The sophomore was far
from done, however. Round 2 brought extra meet officials to the throwing cage
to confirm a new meet and facility record of 62-0 that would last until the
next round when Geist blasted a short-lived US#@ 64-2.
“That definitely helps,"
Geist said of the opportunity to throw inside this winter at a factory nearby
in Saxonburg. “As opposed to last year only being able to throw about once a
week, this helps me throw three or four times a week, just trying to get some
technical stuff down."
Able to keep the fire
going into the finals, Geist responded with a pair of 65-footers. The new No. 2
mark was followed by a 65-6.25 and a foul.
“It surprised me not
because I didn't know I could throw that far, but because I didn't know it
would come this early in the season," Geist said of his latest PR in the shot.
How impressive was
Geist's series? All five of his marked throws Sunday would be in the top 7 in
the U.S. this season, with his average bettered by only two other performers.
“I really trust his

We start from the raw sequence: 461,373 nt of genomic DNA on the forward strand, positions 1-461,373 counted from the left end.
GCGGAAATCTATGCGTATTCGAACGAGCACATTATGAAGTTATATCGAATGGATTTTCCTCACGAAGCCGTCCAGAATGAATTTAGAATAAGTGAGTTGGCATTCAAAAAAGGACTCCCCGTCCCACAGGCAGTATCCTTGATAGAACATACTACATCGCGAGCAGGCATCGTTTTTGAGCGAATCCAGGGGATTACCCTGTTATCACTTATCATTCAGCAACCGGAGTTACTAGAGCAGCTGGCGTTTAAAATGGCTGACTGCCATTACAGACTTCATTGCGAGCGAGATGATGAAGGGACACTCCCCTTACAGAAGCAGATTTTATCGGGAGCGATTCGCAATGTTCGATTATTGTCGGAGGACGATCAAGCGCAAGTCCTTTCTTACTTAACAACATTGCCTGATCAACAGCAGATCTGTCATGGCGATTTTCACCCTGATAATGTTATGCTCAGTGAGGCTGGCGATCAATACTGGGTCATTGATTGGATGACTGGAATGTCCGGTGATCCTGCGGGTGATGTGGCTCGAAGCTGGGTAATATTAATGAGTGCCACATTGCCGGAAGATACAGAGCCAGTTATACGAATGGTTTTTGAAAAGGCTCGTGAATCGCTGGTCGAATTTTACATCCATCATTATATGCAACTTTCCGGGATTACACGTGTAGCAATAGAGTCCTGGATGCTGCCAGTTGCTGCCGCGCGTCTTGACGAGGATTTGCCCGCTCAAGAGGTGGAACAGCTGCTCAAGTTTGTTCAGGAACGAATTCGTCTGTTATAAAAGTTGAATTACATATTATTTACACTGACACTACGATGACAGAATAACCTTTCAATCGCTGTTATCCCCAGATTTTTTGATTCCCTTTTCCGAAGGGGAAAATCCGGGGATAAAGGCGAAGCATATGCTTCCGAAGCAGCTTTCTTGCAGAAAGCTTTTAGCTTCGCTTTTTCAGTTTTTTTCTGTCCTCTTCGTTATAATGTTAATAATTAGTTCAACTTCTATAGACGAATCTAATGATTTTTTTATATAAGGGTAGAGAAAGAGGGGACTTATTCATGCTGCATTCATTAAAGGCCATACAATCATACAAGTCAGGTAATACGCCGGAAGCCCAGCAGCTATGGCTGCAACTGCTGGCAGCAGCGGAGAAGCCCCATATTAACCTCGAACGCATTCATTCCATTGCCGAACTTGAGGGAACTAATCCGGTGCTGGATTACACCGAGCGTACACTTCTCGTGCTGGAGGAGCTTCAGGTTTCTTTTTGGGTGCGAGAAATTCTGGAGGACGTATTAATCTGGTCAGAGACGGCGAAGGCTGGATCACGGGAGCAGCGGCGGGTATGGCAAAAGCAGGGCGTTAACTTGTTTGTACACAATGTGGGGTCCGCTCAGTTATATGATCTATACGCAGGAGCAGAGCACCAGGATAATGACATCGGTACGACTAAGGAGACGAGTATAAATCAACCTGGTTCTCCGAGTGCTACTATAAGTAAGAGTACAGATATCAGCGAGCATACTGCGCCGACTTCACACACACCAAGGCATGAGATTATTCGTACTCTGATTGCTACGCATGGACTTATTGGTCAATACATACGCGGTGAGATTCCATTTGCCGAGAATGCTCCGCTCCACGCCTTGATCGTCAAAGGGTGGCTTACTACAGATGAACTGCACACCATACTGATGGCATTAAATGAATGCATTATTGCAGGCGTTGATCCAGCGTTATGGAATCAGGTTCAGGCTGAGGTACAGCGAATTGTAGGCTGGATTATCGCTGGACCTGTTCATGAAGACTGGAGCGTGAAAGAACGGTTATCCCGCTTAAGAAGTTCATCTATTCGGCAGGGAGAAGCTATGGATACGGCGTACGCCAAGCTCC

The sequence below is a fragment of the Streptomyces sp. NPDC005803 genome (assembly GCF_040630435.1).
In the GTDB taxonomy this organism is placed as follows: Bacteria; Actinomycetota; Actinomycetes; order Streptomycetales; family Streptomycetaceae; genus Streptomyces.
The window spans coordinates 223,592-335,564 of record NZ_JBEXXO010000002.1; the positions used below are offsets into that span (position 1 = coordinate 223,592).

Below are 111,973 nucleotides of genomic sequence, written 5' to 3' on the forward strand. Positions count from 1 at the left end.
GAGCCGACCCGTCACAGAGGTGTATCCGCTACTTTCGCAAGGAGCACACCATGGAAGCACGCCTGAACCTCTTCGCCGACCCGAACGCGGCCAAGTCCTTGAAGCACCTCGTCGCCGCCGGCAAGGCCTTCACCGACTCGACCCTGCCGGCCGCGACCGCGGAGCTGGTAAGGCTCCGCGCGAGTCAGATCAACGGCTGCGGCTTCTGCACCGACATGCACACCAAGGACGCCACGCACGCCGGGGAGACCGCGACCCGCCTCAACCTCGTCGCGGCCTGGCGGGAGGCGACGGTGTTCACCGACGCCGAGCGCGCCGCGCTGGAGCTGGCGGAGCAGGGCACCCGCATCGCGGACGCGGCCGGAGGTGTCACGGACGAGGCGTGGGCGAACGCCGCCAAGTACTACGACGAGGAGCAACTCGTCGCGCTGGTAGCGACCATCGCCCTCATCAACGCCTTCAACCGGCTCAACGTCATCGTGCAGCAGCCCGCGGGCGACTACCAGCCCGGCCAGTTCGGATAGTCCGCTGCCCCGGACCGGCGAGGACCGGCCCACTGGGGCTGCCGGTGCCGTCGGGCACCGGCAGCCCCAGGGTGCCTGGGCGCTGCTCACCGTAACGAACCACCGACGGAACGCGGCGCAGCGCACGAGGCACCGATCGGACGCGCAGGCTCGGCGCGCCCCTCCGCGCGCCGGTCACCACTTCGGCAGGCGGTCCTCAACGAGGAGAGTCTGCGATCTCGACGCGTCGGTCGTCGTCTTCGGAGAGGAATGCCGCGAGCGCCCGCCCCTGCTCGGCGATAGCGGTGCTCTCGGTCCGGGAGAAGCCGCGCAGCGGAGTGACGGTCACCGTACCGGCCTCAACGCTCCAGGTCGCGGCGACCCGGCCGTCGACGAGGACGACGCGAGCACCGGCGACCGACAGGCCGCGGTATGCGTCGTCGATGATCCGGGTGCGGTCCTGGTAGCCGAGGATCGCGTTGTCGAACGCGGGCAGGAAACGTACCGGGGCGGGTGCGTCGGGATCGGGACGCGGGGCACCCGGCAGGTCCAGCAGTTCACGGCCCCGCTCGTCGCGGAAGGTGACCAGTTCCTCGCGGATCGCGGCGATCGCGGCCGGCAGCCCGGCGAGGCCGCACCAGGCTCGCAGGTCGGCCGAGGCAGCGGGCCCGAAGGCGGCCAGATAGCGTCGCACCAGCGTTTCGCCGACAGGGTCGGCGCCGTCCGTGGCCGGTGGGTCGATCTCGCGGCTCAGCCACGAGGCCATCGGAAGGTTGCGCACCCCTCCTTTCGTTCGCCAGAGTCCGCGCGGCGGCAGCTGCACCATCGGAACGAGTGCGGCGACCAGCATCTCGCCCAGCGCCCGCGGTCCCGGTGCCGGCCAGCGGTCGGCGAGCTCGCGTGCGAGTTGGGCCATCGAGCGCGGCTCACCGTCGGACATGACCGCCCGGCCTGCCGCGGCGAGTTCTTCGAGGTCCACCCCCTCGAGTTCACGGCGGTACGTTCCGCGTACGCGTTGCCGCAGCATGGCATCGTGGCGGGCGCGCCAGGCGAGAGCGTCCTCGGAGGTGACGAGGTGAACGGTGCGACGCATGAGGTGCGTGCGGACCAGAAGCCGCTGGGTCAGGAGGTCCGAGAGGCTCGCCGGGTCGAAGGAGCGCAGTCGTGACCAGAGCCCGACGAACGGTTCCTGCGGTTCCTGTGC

judgment," Geist said of Hambrick and his prediction. “We had dinner Friday
night, lifted (Saturday) and he just kept telling me that 'Sunday's going to be
a big day for you.'"
Season debut three times
special for Schwartz
At the same time Geist
was wrapping up his one-man show on the infield, Schwartz was embarking on the
first leg of a remarkable season-opening triple on the 300-meter oval. Each of
the distance races resulted in victories for the Shaler Area standout in times
worthy of the U.S. top 10.
"We wanted to run three
events just to test her fitness and were short on fitness because we had some
issues during the course of the year," Shaler Area coach Sam Bair said of